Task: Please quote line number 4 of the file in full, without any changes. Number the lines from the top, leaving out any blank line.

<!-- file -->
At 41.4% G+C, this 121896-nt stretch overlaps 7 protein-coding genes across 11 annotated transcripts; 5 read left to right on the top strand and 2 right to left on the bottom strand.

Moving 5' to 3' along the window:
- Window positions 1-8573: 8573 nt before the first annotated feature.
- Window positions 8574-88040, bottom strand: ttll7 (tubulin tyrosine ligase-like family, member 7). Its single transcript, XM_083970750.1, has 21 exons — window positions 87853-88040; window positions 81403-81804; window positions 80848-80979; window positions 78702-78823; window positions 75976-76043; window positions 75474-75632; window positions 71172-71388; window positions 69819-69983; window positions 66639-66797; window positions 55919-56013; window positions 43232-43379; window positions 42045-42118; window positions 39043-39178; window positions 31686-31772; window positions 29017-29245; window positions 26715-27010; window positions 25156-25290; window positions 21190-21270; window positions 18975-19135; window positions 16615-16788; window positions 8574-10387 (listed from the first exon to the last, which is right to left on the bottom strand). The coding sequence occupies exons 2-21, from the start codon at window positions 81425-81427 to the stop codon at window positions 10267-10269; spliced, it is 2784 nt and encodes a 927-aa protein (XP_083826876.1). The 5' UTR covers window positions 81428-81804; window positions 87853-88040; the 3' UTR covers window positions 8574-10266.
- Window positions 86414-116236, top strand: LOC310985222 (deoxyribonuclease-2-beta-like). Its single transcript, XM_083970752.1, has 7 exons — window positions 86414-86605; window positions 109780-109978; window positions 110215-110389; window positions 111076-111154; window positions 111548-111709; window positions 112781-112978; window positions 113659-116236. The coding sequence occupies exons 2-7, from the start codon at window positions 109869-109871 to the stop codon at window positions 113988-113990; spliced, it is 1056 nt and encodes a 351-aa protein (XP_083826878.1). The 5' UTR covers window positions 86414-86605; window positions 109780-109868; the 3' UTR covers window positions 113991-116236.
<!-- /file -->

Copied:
- Window positions 8574-88040, bottom strand: ttll7 (tubulin tyrosine ligase-like family, member 7). Its single transcript, XM_083970750.1, has 21 exons — window positions 87853-88040; window positions 81403-81804; window positions 80848-80979; window positions 78702-78823; window positions 75976-76043; window positions 75474-75632; window positions 71172-71388; window positions 69819-69983; window positions 66639-66797; window positions 55919-56013; window positions 43232-43379; window positions 42045-42118; window positions 39043-39178; window positions 31686-31772; window positions 29017-29245; window positions 26715-27010; window positions 25156-25290; window positions 21190-21270; window positions 18975-19135; window positions 16615-16788; window positions 8574-10387 (listed from the first exon to the last, which is right to left on the bottom strand). The coding sequence occupies exons 2-21, from the start codon at window positions 81425-81427 to the stop codon at window positions 10267-10269; spliced, it is 2784 nt and encodes a 927-aa protein (XP_083826876.1). The 5' UTR covers window positions 81428-81804; window positions 87853-88040; the 3' UTR covers window positions 8574-10266.